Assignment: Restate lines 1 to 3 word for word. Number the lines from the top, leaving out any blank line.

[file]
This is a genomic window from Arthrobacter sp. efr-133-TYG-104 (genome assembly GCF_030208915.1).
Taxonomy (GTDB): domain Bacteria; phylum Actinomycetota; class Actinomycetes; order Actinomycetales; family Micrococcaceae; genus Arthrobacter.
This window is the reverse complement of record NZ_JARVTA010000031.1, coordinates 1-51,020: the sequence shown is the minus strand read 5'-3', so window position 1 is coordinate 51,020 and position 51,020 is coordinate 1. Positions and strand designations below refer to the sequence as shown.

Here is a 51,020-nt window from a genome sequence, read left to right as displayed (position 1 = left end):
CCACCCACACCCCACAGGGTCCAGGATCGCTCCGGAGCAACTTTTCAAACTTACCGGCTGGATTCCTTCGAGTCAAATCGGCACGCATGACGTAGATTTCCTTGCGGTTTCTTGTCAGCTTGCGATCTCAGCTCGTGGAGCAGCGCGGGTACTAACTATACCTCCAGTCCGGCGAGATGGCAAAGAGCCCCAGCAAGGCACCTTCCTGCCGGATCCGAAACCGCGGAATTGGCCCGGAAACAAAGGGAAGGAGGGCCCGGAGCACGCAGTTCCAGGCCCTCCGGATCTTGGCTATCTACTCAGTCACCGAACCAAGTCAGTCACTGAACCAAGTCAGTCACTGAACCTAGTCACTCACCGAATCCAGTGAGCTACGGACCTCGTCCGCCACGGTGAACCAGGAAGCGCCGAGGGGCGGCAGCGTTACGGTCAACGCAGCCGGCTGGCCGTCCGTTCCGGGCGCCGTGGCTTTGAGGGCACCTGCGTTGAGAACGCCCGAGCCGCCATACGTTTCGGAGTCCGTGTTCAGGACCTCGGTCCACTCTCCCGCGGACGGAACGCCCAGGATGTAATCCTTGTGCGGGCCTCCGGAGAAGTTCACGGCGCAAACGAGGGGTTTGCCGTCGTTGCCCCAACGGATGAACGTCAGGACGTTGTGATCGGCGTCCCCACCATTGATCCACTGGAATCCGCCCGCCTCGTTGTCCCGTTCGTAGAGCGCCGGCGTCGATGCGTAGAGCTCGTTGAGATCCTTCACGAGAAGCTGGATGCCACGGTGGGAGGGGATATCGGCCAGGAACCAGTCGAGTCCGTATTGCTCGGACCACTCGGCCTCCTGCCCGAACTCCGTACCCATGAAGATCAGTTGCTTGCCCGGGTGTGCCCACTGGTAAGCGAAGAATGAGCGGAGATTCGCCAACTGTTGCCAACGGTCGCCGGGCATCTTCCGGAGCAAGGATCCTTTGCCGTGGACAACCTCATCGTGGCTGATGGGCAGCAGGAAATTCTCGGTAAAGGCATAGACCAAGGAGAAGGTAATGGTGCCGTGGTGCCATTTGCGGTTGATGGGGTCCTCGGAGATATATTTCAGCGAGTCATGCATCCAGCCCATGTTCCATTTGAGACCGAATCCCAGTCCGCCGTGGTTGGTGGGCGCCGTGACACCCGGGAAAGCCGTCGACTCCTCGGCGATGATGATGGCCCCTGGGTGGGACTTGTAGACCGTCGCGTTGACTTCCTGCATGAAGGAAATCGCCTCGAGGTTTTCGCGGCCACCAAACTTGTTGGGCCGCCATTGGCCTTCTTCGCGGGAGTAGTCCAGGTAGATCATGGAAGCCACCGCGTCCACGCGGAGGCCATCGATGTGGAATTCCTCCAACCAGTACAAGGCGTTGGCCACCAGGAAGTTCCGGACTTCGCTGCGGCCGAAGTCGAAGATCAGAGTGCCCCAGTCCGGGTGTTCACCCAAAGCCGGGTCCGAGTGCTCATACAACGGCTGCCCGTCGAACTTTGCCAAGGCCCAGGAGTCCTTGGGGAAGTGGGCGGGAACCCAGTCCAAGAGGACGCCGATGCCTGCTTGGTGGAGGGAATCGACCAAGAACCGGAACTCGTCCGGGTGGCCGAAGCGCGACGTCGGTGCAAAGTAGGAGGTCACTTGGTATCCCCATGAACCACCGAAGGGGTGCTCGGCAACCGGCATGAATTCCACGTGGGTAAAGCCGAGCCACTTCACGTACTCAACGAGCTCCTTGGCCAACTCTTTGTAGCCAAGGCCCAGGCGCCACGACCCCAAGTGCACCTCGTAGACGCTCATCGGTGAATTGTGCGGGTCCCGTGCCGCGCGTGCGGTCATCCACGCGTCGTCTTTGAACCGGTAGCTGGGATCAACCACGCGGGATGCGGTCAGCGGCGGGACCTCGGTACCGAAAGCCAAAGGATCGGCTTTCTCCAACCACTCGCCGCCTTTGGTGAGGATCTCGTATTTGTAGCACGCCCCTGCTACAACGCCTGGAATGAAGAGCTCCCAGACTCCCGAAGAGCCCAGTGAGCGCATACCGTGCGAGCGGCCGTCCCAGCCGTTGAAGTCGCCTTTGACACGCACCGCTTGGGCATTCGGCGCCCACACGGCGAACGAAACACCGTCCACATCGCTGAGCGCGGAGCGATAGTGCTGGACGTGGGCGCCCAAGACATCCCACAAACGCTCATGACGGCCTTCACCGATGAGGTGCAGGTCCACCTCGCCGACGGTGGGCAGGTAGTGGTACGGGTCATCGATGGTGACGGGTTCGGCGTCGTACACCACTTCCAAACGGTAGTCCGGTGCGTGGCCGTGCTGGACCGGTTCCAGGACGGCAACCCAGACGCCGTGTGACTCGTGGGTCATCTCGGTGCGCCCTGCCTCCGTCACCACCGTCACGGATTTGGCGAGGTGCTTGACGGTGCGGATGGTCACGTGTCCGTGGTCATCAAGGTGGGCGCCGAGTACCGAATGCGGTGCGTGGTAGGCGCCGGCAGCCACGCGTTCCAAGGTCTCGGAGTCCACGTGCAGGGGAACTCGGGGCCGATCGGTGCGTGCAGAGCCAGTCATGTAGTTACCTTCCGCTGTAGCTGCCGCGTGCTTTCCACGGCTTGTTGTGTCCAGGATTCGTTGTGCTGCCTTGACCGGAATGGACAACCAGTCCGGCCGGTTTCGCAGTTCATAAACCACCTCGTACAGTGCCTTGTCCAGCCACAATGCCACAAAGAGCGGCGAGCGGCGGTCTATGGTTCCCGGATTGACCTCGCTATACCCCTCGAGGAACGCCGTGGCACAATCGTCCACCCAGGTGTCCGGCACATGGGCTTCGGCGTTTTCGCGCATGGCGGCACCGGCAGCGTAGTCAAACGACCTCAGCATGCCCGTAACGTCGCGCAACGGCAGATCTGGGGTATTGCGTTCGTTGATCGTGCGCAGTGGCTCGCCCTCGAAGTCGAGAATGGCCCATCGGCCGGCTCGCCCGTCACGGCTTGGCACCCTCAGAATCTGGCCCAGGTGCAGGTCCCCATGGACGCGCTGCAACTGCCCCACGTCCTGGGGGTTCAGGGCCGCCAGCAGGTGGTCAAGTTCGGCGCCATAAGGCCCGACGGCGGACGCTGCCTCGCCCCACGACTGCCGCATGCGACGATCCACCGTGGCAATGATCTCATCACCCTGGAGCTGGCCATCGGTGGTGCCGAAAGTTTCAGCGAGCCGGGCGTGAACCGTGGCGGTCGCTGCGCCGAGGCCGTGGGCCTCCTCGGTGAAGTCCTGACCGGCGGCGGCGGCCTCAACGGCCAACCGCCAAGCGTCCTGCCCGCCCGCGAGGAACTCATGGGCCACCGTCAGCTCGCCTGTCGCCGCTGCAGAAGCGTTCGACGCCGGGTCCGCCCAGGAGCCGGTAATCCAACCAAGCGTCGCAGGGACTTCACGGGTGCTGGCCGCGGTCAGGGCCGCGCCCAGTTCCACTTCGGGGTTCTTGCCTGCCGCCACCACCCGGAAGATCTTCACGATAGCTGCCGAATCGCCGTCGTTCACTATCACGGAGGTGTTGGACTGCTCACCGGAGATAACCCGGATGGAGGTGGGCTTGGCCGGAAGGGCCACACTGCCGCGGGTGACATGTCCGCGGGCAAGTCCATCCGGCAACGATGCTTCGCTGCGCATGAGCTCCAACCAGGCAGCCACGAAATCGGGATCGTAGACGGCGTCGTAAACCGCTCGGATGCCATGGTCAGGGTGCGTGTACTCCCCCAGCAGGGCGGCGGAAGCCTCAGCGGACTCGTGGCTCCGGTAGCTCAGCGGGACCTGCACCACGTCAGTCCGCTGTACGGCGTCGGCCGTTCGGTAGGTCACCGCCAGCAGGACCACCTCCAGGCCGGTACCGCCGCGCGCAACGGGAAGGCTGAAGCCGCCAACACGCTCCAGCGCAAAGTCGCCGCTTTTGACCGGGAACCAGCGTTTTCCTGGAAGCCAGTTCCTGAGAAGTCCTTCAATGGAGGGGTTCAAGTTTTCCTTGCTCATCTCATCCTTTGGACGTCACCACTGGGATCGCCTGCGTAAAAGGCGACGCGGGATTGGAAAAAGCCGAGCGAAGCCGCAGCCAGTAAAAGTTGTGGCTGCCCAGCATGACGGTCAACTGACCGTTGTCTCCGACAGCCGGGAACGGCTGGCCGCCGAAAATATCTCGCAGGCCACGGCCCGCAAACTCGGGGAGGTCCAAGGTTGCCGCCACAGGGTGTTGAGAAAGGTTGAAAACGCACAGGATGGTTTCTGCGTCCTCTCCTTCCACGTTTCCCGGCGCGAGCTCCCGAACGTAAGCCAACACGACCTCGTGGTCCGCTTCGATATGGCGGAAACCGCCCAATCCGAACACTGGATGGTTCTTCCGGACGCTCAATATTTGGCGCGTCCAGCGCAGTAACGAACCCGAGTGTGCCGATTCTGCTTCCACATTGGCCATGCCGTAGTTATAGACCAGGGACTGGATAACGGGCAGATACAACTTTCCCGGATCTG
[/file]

This is a genomic window from Arthrobacter sp. efr-133-TYG-104 (genome assembly GCF_030208915.1).
Taxonomy (GTDB): domain Bacteria; phylum Actinomycetota; class Actinomycetes; order Actinomycetales; family Micrococcaceae; genus Arthrobacter.
This window is the reverse complement of record NZ_JARVTA010000031.1, coordinates 1-51,020: the sequence shown is the minus strand read 5'-3', so window position 1 is coordinate 51,020 and position 51,020 is coordinate 1. Positions and strand designations below refer to the sequence as shown.